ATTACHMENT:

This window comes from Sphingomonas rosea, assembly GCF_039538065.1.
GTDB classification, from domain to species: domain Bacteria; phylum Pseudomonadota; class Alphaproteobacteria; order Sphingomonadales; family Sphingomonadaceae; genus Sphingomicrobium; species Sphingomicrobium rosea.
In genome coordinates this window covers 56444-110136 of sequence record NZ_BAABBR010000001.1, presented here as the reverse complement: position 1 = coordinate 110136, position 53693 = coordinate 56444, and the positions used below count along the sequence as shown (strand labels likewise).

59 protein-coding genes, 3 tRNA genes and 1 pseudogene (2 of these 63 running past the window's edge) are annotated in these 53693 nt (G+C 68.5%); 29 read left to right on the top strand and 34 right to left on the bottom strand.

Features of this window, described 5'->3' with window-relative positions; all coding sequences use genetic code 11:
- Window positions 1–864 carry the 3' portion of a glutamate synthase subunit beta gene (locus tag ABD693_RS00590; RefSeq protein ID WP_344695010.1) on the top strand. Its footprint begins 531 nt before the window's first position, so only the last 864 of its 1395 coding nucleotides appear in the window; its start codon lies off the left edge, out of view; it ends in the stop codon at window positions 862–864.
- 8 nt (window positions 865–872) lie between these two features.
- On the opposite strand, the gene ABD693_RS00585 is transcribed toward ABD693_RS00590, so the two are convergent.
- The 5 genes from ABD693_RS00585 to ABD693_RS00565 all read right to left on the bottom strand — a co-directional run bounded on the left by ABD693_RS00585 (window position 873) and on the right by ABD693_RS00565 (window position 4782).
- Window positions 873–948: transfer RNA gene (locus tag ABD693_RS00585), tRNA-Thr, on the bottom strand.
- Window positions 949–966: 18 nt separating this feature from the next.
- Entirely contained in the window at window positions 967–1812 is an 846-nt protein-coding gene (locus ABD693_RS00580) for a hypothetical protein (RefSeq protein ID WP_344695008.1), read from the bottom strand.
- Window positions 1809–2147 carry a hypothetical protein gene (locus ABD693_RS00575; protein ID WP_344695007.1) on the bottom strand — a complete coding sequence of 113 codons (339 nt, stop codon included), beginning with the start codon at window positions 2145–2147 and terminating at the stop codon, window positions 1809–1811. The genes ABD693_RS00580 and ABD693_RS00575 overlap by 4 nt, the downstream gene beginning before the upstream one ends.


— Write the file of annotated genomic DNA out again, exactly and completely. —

This window comes from Sphingomonas rosea, assembly GCF_039538065.1.
GTDB classification, from domain to species: domain Bacteria; phylum Pseudomonadota; class Alphaproteobacteria; order Sphingomonadales; family Sphingomonadaceae; genus Sphingomicrobium; species Sphingomicrobium rosea.
In genome coordinates this window covers 56444-110136 of sequence record NZ_BAABBR010000001.1, presented here as the reverse complement: position 1 = coordinate 110136, position 53693 = coordinate 56444, and the positions used below count along the sequence as shown (strand labels likewise).

59 protein-coding genes, 3 tRNA genes and 1 pseudogene (2 of these 63 running past the window's edge) are annotated in these 53693 nt (G+C 68.5%); 29 read left to right on the top strand and 34 right to left on the bottom strand.

Features of this window, described 5'->3' with window-relative positions; all coding sequences use genetic code 11:
- Window positions 1–864 carry the 3' portion of a glutamate synthase subunit beta gene (locus tag ABD693_RS00590; RefSeq protein ID WP_344695010.1) on the top strand. Its footprint begins 531 nt before the window's first position, so only the last 864 of its 1395 coding nucleotides appear in the window; its start codon lies off the left edge, out of view; it ends in the stop codon at window positions 862–864.
- 8 nt (window positions 865–872) lie between these two features.
- On the opposite strand, the gene ABD693_RS00585 is transcribed toward ABD693_RS00590, so the two are convergent.
- The 5 genes from ABD693_RS00585 to ABD693_RS00565 all read right to left on the bottom strand — a co-directional run bounded on the left by ABD693_RS00585 (window position 873) and on the right by ABD693_RS00565 (window position 4782).
- Window positions 873–948: transfer RNA gene (locus tag ABD693_RS00585), tRNA-Thr, on the bottom strand.
- Window positions 949–966: 18 nt separating this feature from the next.
- Entirely contained in the window at window positions 967–1812 is an 846-nt protein-coding gene (locus ABD693_RS00580) for a hypothetical protein (RefSeq protein ID WP_344695008.1), read from the bottom strand.
- Window positions 1809–2147 carry a hypothetical protein gene (locus ABD693_RS00575; protein ID WP_344695007.1) on the bottom strand — a complete coding sequence of 113 codons (339 nt, stop codon included), beginning with the start codon at window positions 2145–2147 and terminating at the stop codon, window positions 1809–1811. The genes ABD693_RS00580 and ABD693_RS00575 overlap by 4 nt, the downstream gene beginning before the upstream one ends.